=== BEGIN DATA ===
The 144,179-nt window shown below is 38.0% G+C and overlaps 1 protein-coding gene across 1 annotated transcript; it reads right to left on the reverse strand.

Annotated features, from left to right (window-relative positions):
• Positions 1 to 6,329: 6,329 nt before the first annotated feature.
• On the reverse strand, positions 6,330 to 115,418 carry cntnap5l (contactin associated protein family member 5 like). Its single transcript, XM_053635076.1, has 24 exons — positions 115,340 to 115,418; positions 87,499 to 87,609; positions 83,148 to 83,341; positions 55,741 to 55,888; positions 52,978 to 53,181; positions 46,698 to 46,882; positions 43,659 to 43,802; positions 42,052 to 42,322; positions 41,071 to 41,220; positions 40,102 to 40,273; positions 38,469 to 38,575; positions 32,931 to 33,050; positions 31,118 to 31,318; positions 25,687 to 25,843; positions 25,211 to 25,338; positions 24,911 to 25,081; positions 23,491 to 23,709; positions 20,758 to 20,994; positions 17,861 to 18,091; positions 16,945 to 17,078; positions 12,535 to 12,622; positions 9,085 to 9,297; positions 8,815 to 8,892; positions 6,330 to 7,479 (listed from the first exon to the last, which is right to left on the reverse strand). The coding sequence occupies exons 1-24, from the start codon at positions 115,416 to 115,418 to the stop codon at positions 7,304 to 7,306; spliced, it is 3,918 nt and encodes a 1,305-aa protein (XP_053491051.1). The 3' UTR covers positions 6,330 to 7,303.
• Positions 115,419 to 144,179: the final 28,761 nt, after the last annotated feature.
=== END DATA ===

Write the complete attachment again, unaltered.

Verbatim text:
The 144,179-nt window shown below is 38.0% G+C and overlaps 1 protein-coding gene across 1 annotated transcript; it reads right to left on the reverse strand.

Annotated features, from left to right (window-relative positions):
• Positions 1 to 6,329: 6,329 nt before the first annotated feature.
• On the reverse strand, positions 6,330 to 115,418 carry cntnap5l (contactin associated protein family member 5 like). Its single transcript, XM_053635076.1, has 24 exons — positions 115,340 to 115,418; positions 87,499 to 87,609; positions 83,148 to 83,341; positions 55,741 to 55,888; positions 52,978 to 53,181; positions 46,698 to 46,882; positions 43,659 to 43,802; positions 42,052 to 42,322; positions 41,071 to 41,220; positions 40,102 to 40,273; positions 38,469 to 38,575; positions 32,931 to 33,050; positions 31,118 to 31,318; positions 25,687 to 25,843; positions 25,211 to 25,338; positions 24,911 to 25,081; positions 23,491 to 23,709; positions 20,758 to 20,994; positions 17,861 to 18,091; positions 16,945 to 17,078; positions 12,535 to 12,622; positions 9,085 to 9,297; positions 8,815 to 8,892; positions 6,330 to 7,479 (listed from the first exon to the last, which is right to left on the reverse strand). The coding sequence occupies exons 1-24, from the start codon at positions 115,416 to 115,418 to the stop codon at positions 7,304 to 7,306; spliced, it is 3,918 nt and encodes a 1,305-aa protein (XP_053491051.1). The 3' UTR covers positions 6,330 to 7,303.
• Positions 115,419 to 144,179: the final 28,761 nt, after the last annotated feature.